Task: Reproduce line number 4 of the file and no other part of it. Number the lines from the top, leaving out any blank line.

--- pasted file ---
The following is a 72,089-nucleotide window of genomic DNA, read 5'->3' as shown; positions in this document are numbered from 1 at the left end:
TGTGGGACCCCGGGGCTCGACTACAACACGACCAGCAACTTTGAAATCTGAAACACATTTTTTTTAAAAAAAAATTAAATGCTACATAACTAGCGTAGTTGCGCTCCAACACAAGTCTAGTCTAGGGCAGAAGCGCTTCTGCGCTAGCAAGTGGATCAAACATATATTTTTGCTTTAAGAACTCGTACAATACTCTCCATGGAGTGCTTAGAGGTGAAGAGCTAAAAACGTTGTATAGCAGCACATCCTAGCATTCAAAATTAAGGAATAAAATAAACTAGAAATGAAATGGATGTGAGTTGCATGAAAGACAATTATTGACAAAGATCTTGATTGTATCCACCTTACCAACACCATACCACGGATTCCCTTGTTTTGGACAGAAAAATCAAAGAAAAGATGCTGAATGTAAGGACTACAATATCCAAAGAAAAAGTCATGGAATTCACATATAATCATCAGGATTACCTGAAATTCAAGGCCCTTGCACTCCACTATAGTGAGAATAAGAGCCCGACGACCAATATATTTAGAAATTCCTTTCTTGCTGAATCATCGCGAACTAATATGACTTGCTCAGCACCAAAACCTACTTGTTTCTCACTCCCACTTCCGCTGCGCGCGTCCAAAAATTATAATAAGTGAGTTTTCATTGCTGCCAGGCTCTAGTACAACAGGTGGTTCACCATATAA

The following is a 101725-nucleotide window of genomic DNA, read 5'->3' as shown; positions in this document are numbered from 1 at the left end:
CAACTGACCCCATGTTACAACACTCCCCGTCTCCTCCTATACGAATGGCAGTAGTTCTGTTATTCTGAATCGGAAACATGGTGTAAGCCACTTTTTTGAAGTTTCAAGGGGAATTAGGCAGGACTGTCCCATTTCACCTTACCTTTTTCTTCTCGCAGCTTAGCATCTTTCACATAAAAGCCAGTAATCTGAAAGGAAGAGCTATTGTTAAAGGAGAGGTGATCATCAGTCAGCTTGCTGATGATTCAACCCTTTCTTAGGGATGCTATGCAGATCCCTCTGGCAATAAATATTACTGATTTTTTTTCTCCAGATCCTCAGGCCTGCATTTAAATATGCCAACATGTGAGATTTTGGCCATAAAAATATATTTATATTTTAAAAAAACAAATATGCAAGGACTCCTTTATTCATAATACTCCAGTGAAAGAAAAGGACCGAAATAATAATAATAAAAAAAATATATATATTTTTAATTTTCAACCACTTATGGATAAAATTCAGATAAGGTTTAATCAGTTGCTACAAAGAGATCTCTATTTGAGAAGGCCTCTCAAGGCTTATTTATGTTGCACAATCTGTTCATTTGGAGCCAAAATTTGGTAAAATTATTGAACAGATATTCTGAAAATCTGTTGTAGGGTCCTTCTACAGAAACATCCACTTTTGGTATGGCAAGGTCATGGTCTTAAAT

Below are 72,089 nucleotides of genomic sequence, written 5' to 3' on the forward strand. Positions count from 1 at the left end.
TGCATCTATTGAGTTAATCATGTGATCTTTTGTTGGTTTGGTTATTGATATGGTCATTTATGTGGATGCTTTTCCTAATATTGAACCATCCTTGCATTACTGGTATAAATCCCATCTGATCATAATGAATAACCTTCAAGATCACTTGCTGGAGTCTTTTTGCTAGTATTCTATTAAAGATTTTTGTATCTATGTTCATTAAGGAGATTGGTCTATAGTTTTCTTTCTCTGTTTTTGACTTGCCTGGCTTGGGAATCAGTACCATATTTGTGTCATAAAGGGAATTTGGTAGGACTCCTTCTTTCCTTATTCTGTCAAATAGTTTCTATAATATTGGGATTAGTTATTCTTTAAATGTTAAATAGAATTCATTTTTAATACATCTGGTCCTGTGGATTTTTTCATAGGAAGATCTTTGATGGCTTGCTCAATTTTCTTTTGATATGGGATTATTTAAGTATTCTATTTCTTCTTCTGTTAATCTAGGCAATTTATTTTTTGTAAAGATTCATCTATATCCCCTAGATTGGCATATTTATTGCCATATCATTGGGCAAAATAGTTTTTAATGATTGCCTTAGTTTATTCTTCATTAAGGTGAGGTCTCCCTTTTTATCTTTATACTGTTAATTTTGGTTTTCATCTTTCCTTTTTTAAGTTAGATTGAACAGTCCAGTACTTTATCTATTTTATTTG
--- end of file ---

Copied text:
CAACTGACCCCATGTTACAACACTCCCCGTCTCCTCCTATACGAATGGCAGTAGTTCTGTTATTCTGAATCGGAAACATGGTGTAAGCCACTTTTTTGAAGTTTCAAGGGGAATTAGGCAGGACTGTCCCATTTCACCTTACCTTTTTCTTCTCGCAGCTTAGCATCTTTCACATAAAAGCCAGTAATCTGAAAGGAAGAGCTATTGTTAAAGGAGAGGTGATCATCAGTCAGCTTGCTGATGATTCAACCCTTTCTTAGGGATGCTATGCAGATCCCTCTGGCAATAAATATTACTGATTTTTTTTCTCCAGATCCTCAGGCCTGCATTTAAATATGCCAACATGTGAGATTTTGGCCATAAAAATATATTTATATTTTAAAAAAACAAATATGCAAGGACTCCTTTATTCATAATACTCCAGTGAAAGAAAAGGACCGAAATAATAATAATAAAAAAAATATATATATTTTTAATTTTCAACCACTTATGGATAAAATTCAGATAAGGTTTAATCAGTTGCTACAAAGAGATCTCTATTTGAGAAGGCCTCTCAAGGCTTATTTATGTTGCACAATCTGTTCATTTGGAGCCAAAATTTGGTAAAATTATTGAACAGATATTCTGAAAATCTGTTGTAGGGTCCTTCTACAGAAACATCCACTTTTGGTATGGCAAGGTCATGGTCTTAAAT